In order for any of this to really make a difference or for the Leap Manifesto to transcend from an early document to a full platform, the party needs to pull up its pants and join in solidarity. The NDP needs to do some soul searching over the next two years in order to not only choose a new leader, but agree on where the party is, where members want to be and how they intend on getting there. If anything, the NDP needs the Political Road Map more than they may even know, because once the party can agree as a whole, it is simply a matter of sticking to their identity and fight as hard as possible to both represent their target audience and mobilize said audience to take action.

The first step in order to begin this process requires the following step:

 The first step in order to move forward requires that the party dismiss or demote anyone who brings forward any negativity both in the media and among the ranks that directly causes drama and diversion. Rebecca Blaikie's comments for example, at first seem like a progressive attempt at outlining the need to branch out and make political life available to all Canadians, but in fact it has created much more harm. The worst possible thing you can do to a party suffering from an identity crisis is add in another element that questions the party's current base and offends at the same time. I mean, if I was to walk into any organization or group and say hey everyone, listen...I think this group is too black, Mexican, female or Chinese, I would most likely be kicked out and have the cops called on me for a possible hate crime. The fact that the party allowed their own party president to utter these words in the media, shows how confused the party really is.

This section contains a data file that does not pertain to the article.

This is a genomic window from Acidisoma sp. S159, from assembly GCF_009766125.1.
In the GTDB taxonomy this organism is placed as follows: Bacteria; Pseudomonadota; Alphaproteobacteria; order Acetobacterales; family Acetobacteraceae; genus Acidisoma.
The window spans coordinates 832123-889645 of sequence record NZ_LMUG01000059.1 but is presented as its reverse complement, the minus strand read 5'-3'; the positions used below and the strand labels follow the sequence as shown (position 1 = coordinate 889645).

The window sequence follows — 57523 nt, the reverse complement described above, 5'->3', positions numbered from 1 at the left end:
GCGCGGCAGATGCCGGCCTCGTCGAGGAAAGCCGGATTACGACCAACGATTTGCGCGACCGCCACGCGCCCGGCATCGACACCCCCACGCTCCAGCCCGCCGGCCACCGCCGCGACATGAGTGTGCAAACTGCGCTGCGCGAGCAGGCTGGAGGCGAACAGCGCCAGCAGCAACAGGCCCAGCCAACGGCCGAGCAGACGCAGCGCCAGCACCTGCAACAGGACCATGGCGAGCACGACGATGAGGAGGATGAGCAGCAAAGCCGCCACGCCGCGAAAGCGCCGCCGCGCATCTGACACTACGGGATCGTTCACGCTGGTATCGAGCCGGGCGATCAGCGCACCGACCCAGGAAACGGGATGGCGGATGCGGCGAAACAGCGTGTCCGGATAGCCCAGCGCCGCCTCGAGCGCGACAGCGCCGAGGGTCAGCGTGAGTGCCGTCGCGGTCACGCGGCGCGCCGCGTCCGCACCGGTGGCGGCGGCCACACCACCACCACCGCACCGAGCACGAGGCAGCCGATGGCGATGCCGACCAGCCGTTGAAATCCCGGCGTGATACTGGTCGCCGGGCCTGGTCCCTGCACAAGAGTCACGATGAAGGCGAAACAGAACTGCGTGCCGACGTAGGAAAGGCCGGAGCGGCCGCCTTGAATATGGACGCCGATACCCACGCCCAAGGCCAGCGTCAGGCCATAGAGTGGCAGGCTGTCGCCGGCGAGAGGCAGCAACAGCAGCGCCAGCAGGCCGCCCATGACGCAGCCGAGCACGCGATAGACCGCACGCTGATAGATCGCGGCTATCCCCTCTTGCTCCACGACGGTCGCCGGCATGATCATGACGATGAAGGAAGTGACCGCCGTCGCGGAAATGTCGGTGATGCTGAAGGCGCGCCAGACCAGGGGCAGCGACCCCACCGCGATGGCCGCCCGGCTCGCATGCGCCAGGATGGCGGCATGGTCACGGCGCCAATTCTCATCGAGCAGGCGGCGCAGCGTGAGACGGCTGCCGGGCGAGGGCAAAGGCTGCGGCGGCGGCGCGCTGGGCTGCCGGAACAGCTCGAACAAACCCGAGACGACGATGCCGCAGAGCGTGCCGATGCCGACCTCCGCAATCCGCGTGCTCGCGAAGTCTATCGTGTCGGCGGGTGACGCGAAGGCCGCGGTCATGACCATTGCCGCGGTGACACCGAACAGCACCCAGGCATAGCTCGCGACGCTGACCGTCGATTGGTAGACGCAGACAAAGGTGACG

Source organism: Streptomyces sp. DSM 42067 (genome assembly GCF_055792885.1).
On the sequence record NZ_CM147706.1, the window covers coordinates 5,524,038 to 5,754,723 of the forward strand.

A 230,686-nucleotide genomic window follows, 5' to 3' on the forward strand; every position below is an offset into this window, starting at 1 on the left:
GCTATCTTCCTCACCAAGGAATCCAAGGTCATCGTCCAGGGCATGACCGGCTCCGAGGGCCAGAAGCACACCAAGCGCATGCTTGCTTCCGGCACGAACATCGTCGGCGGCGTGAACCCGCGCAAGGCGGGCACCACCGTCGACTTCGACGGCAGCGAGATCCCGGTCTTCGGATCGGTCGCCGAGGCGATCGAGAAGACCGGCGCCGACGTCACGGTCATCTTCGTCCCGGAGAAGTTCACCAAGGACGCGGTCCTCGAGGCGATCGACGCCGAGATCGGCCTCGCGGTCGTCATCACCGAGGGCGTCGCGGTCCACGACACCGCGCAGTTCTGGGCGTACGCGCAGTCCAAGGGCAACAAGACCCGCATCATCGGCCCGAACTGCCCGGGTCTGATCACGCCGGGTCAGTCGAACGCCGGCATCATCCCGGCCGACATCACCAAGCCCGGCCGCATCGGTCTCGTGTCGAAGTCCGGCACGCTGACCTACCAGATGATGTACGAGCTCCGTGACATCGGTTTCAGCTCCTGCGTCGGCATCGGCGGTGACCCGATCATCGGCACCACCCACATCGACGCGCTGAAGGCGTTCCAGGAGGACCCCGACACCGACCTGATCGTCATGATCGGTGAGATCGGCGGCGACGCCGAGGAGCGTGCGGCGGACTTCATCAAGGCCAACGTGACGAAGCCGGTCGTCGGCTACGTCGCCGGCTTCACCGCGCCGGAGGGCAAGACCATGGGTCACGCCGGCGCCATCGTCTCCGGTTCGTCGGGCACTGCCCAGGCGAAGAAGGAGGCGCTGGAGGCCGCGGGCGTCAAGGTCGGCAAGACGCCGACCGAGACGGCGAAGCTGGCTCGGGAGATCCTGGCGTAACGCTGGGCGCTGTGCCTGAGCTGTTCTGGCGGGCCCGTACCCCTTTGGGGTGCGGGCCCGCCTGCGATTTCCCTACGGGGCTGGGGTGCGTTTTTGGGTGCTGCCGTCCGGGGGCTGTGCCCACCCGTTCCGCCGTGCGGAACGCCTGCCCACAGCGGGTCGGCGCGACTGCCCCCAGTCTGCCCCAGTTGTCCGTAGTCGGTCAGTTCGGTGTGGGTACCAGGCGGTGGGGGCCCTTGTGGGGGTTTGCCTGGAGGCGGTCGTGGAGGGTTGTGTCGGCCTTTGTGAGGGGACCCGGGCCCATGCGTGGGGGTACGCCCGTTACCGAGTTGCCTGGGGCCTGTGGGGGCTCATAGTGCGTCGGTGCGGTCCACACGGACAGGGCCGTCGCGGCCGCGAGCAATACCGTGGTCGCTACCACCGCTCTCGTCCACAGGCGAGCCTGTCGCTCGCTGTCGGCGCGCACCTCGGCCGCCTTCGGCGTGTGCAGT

When I worked directly with the NDP in my area, we stuck to our policies and naturally worked with all colours and creeds, even in my riding, which is primarily made up of retired Caucasian seniors! The party's mandate should be clear, we are working toward the eradication of inequality in society and the betterment of all Canadians. Characteristics such as: Colour, Religion or sexual orientation are assumed as descriptors that do not deny people from joining the party as they do not make people any less Canadians than others!

God, then to add salt to the wounds, the Metro released an article reviewing the Toronto NDP, where two young members described how they felt the party was filled with and I quote: "Too many old white guys."

For fucks sake Rebecca! 

Once the party realizes that they are a multi-colored band of socialist misfits who are going to turn our current system upside down is the only time it will truly be able to embrace the knowledge set and motivation necessary to actually impact change.

Our society is facing an ever growing economic war that is not only dividing us, but also making us vulnerable to divisive tactics, which are further dividing us as a whole and allowing for the inequality we are witnessing to not only continue, but grow.

The Leap Manifesto has the potential to enact great change and truly allow Canada to become an example for the world at large, but in order for this to happen, many different factors need to come together.

The NDP need to realize where they stand currently, where they want to go and if the current government is heading in the same direction. If not, then the party needs to put together an action plan that will do something about it.

If you would like to read the Leap Manifesto and sign it, please visit here.

Until Next Time!